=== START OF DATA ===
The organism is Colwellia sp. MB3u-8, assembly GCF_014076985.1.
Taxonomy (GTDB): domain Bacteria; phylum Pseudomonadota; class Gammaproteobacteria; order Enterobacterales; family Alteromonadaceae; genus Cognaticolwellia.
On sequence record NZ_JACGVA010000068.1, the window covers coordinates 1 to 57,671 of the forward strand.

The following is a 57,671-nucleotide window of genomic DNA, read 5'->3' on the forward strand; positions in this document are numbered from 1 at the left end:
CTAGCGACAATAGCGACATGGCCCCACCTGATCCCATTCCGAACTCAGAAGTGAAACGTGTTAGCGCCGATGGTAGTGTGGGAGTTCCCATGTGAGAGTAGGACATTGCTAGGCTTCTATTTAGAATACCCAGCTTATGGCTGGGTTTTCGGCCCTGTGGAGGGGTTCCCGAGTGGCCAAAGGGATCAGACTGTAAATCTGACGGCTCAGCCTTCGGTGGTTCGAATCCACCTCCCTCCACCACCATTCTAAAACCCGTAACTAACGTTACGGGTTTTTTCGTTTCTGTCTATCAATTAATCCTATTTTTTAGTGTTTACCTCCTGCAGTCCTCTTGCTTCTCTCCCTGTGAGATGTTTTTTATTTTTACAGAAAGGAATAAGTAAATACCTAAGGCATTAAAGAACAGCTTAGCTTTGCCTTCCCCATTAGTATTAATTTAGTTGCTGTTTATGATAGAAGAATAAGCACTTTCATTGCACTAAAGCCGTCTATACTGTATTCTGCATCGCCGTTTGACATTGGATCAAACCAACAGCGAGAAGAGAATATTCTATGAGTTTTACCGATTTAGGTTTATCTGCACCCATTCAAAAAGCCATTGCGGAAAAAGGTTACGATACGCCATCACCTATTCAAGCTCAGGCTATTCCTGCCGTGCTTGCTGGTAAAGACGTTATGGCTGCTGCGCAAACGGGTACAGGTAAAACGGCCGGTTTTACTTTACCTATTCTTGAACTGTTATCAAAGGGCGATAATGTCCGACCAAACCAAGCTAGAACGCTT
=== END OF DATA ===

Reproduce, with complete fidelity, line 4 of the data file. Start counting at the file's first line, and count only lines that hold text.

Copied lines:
The following is a 57,671-nucleotide window of genomic DNA, read 5'->3' on the forward strand; positions in this document are numbered from 1 at the left end: